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2011 Funded Research Projects

The Smithsonian National Postal Museum and United States Stamp Society 2011 Scholarship Committee selected Dr. Erick Lee Erickson for his proposal “Fourth Class Post Office Accounting”.  His proposal was to study how rural postmasters received a pay check from the government. It is common knowledge among historians and researchers that rural postmaster pay was based on the amount of postage that was cancelled at their offices, but little attention has been given to the manner in which they obtained their compensation. There are no Official Personnel Files for rural postmasters in the Civilian Personnel Archives of the National Personnel Records Administration. So, the government did not pay these postmasters as if they were employees. Instead, 4th class postmasters retained their earnings from current receipts and submitted only cash balances in excess of their salary allowances to district postmasters. This accounting and compensation explains why some remnants of the old system of rural mail persisted into the middle of the 20th century alongside the modern system of rural free delivery. Fourth class post offices were sustainable.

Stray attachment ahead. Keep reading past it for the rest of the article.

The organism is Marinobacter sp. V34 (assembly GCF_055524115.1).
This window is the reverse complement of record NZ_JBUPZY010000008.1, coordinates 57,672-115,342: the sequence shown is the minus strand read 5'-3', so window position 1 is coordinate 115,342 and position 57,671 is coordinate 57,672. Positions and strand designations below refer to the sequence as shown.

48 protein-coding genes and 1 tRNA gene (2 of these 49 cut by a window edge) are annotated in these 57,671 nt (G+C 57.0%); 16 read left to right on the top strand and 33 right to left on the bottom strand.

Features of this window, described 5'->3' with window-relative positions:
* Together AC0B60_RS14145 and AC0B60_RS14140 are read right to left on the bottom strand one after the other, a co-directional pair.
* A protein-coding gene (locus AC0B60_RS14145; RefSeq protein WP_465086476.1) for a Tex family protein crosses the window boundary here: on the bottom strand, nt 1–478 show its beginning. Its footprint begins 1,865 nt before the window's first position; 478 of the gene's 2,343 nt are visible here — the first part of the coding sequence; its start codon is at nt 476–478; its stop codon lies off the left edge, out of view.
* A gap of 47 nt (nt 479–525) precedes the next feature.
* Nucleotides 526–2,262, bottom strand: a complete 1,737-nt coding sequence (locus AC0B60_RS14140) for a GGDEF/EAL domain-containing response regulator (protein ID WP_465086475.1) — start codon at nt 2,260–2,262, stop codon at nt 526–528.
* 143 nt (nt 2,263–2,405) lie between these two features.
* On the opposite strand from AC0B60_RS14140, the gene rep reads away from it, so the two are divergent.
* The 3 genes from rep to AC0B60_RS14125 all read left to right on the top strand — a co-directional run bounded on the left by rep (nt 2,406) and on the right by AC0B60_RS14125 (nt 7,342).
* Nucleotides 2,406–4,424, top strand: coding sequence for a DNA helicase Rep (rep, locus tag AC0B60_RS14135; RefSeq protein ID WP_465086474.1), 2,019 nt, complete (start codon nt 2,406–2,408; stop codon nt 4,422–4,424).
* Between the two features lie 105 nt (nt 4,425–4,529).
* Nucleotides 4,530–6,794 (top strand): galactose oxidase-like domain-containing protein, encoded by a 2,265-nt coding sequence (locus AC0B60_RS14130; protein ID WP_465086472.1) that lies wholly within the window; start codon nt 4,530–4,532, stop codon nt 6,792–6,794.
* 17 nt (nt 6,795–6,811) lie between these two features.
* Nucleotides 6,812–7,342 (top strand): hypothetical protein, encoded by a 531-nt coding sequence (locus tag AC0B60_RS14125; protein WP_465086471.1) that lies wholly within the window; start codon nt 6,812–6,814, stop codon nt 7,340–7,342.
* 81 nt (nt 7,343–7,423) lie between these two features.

The Smithsonian National Postal Museum and Washington 2006 World Philatelic Exhibition Scholarship selected Dr. Katherine A. Miller for her proposal “Antebellum Transformations in Postal Architecture.” In the 1850s, the number of post offices constructed across the U.S. by the Department of Treasury exponentially skyrocketed. The impact of architecture produced by the Office of the Supervising Architect (OSA), a division of the Department of Treasury, and established during the antebellum era resulted in several new designs of post office buildings. Her project will focus on examining its history and impact on material culture in post office architecture.